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Burning Man Becomes Latest Adversary in Geothermal Feud
One of the darkest towns in America lies roughly 100 miles north of Reno, where the lights are few and rarely lit until one week each summer when pyrotechnics and LEDs set the sky and mountains aglow.
In tiny Gerlach, just outside the Black Rock Desert in Nevada, residents have watched the Burning Man festival grow over the last 30 years to a spectacle of nearly 80,000 countercultural hippies and tech billionaires, offering an economic lifeline for the unincorporated town. Now, Burning Man and Gerlach are more tightly aligned, joining conservationists and a Native American tribe in an alliance against a powerful adversary: Ormat Technology, the largest geothermal power company in the country.
Both Burning Man and Ormat share a vision for a greener future, yet neither can agree on the road to get there.
The festival promotes self-reliance and leaving no trace of its ephemeral metropolis, yet it contributes an enormous carbon footprint; the power company is vested in the future by battling climate change, but its clean energy facilities pose a threat to local habitats while reaping a sizable profit.
The dilemma has complicated similar projects worldwide, underscoring the tension between the need to combat climate change and the cost of doing so using clean power. In the effort for a sustainable future, what compromises must be made?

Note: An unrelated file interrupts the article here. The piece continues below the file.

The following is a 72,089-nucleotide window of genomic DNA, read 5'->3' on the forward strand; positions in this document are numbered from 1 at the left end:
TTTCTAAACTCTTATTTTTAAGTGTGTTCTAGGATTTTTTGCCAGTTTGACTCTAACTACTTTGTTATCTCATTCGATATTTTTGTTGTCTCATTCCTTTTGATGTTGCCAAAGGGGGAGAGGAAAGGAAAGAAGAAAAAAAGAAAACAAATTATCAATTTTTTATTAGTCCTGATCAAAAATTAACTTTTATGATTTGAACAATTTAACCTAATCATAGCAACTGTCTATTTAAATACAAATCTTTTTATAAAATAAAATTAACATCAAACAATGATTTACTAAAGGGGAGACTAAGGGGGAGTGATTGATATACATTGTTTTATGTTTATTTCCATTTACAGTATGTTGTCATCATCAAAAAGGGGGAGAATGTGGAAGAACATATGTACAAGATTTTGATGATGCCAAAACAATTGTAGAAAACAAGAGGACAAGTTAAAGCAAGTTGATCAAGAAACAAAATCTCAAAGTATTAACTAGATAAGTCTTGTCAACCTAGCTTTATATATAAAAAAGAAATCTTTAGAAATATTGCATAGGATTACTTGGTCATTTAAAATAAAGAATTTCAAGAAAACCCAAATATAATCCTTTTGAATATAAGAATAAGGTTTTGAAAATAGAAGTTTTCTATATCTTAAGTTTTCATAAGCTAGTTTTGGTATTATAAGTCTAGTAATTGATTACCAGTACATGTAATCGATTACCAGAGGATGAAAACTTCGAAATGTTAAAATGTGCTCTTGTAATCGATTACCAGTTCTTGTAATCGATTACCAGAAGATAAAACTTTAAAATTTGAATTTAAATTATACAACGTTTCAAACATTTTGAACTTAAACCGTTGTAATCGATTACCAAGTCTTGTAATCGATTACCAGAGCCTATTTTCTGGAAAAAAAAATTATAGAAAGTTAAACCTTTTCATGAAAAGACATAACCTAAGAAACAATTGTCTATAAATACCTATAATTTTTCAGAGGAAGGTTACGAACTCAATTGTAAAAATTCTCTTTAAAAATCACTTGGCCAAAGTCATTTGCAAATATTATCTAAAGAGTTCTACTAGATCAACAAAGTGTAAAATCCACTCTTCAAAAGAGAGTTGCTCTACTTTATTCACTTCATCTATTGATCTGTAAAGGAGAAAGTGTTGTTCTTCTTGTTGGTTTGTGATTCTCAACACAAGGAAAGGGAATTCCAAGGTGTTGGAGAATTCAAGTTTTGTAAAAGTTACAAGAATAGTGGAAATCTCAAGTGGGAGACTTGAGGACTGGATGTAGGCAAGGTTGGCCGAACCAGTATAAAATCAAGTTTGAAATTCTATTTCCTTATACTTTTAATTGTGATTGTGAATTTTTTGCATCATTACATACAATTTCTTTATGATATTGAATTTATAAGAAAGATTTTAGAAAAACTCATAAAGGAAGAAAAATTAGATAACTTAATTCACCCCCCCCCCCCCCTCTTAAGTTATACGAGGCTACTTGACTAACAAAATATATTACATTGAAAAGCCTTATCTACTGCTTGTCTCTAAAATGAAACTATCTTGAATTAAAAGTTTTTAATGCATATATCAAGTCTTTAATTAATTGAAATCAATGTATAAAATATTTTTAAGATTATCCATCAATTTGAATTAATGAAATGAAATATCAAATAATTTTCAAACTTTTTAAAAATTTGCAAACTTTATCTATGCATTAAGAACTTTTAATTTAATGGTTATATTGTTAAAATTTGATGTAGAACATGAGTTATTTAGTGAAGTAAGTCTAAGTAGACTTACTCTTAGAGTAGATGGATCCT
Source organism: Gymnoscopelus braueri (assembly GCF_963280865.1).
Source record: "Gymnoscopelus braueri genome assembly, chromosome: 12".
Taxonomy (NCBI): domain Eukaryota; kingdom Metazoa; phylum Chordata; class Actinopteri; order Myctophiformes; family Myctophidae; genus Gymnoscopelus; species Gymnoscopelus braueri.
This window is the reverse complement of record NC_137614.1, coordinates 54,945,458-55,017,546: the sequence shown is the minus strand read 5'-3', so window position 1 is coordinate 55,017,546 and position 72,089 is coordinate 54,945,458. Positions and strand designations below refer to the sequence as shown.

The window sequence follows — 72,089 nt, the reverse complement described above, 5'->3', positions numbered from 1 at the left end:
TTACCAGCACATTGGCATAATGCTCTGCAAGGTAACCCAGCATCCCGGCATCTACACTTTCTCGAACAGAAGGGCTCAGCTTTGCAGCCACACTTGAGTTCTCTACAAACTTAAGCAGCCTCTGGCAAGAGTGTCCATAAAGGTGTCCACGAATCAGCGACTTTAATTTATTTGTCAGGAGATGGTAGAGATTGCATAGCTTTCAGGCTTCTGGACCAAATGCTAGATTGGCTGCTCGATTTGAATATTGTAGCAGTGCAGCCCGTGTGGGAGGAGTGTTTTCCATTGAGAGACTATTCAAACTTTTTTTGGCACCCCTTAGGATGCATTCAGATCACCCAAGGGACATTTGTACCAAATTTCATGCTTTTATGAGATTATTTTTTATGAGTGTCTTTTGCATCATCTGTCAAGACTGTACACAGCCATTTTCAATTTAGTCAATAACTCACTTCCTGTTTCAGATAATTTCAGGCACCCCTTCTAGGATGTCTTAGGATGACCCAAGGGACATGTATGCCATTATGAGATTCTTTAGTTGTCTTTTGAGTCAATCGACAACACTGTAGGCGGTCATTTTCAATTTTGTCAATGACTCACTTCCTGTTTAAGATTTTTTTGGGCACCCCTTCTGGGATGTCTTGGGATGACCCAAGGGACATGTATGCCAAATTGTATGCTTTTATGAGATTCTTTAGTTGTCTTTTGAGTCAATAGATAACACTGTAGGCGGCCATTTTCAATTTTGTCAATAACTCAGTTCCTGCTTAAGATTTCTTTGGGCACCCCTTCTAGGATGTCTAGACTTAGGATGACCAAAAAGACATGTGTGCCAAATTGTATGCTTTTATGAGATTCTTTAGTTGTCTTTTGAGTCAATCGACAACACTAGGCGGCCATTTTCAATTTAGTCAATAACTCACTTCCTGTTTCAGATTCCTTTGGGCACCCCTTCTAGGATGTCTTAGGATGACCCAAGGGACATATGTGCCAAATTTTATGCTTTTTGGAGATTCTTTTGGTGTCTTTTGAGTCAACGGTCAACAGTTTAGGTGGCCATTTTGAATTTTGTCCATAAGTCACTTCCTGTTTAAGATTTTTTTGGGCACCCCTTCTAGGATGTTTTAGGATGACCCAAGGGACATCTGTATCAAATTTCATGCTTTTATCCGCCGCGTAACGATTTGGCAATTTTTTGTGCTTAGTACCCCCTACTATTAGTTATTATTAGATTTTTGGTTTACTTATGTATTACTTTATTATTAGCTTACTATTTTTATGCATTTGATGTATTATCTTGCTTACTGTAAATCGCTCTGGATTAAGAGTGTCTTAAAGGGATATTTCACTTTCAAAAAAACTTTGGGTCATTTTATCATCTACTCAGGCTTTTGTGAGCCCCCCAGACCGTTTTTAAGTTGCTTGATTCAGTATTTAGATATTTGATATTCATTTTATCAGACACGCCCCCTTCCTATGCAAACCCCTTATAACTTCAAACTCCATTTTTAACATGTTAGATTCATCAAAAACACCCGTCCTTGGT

Experts say the answer comes down to the No. 1 rule in real estate: location, location, location.
“Devil’s in the details with the exact spot,” said Shaaron Netherton, the executive director of Friends of Nevada Wilderness. The organization has joined in a lawsuit to block Ormat’s project, which would explore potential geothermal resources in Gerlach.
Several Ormat initiatives have stalled or been forced to relocate amid concerns about potential threats to endangered species like the bleached sandhill skipper, a rare butterfly; populations of sage-grouse; the steamboat buckwheat; and, most recently, the Dixie Valley toad.
Opponents of Ormat’s project plans in Dixie Valley, Nev., fear it would drain the surface springs and push the tiny toad toward extinction. “Geothermal energy has a dark, dirty little secret: They dry up hot springs every time,” said Patrick Donnelly, the Great Basin director at the Center for Biological Diversity.
Yet other plants, such as Ormat’s Tsuchiyu Onsen plant in Fukushima, Japan, coexist with neighboring hot springs, inspiring the Japanese to reconsider the potential of geothermal energy, which creates electricity using fluids from underground.
Ormat said in a statement that it recognized the value of Nevada’s Black Rock Desert. “Sustaining its resources is not only important to residents but also to our long-term success,” the company said.
Nevada’s geothermal resources have become a controversial topic. The state, known as the “golden child of geothermal,” contributes 24 percent of the country’s geothermal power, the highest after California, and produces nearly 10 percent of its electricity using the earth’s heat.
Ormat has 15 plants in Nevada, which together contribute 433 megawatts to the state’s electrical grid — enough to power 325,000 homes. Geothermal environments, including hot springs, geysers and steam vents found along the “Ring of Fire,” the tectonic pathway encircling the Pacific Ocean, are home to a wide range of biodiverse ecosystems. They can also serve as sacred sites for Indigenous tribes and supply spring water to rural towns like Gerlach.
Loss of drinking water is one of the many concerns Gerlach residents have over Ormat’s proposed project. Another is subsidence, the gradual sinking of land already occurring in certain parts of town.
“They build the plant on the aquifer Gerlach is sitting on, Gerlach will sink,” said Will Roger, who, along with his partner, Crimson Rose, are founders of Burning Man and have lived in Gerlach for 10 years. “That means the foundations of our houses will break and we’ll get condemned.”